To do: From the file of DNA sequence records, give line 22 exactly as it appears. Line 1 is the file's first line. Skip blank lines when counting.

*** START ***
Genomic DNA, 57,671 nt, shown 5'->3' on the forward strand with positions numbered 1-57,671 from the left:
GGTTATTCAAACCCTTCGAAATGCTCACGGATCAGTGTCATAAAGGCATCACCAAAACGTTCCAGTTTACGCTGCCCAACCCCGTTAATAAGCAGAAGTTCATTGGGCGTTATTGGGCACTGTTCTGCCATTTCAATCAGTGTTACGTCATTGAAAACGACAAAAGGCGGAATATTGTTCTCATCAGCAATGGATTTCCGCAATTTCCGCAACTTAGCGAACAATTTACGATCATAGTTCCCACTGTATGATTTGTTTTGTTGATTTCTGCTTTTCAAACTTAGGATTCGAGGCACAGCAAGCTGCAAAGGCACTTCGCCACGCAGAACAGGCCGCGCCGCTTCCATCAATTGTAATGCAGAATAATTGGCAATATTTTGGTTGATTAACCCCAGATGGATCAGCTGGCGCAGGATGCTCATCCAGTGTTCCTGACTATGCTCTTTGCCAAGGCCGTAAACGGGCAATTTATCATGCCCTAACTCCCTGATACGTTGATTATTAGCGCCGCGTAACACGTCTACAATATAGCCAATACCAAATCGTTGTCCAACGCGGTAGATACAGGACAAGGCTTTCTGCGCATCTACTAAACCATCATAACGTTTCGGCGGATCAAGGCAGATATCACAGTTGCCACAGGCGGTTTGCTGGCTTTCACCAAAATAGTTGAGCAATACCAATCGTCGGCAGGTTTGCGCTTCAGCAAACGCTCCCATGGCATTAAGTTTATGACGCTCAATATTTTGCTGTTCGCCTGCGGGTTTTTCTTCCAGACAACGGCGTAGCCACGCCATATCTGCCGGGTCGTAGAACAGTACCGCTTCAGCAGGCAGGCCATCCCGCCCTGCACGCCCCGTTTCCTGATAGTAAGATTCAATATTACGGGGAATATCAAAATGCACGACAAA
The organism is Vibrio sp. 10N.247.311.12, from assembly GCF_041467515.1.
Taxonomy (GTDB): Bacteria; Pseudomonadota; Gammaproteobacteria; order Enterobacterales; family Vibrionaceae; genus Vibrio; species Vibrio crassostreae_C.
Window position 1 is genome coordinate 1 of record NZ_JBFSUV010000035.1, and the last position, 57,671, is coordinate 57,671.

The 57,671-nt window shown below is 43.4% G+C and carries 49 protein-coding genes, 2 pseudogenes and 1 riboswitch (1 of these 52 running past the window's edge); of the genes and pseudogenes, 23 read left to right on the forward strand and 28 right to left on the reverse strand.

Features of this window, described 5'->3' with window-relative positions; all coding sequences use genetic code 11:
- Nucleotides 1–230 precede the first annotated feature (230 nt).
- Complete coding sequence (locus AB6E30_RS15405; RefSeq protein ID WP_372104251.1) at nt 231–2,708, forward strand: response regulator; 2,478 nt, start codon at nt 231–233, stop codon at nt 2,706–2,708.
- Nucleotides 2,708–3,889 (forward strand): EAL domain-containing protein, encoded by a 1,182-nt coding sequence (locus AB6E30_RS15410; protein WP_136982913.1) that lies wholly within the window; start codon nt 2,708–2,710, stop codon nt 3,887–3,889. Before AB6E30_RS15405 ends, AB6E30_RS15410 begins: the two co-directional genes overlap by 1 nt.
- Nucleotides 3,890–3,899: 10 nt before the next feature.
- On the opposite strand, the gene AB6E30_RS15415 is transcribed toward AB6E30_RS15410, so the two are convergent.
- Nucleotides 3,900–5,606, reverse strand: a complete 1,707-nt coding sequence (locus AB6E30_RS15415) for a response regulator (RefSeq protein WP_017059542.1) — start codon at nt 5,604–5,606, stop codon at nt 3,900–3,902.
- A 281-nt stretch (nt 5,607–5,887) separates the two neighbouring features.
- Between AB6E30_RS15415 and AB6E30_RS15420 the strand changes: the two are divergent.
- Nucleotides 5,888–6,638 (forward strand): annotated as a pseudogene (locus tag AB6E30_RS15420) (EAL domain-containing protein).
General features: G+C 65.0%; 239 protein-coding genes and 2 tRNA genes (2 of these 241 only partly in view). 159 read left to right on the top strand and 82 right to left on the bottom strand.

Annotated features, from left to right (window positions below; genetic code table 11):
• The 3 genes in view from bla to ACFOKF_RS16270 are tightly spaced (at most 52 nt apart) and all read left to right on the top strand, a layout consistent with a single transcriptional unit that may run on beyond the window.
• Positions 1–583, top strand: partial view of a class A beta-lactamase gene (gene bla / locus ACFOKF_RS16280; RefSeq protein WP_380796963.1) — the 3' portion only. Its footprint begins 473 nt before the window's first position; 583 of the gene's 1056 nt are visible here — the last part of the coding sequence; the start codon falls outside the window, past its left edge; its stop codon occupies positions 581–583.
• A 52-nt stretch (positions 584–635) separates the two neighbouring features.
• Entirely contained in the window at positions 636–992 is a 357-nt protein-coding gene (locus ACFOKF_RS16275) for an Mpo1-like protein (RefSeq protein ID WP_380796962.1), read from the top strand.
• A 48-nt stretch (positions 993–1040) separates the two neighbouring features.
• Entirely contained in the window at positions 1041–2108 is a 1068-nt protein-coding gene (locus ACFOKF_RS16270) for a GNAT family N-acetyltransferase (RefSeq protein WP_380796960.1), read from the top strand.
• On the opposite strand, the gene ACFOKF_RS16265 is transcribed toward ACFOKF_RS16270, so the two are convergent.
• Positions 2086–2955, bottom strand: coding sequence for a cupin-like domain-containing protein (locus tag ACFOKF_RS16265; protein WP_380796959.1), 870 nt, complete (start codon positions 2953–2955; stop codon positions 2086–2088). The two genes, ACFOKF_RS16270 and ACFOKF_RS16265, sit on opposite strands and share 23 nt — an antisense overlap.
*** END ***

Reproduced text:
• Entirely contained in the window at positions 636–992 is a 357-nt protein-coding gene (locus ACFOKF_RS16275) for an Mpo1-like protein (RefSeq protein ID WP_380796962.1), read from the top strand.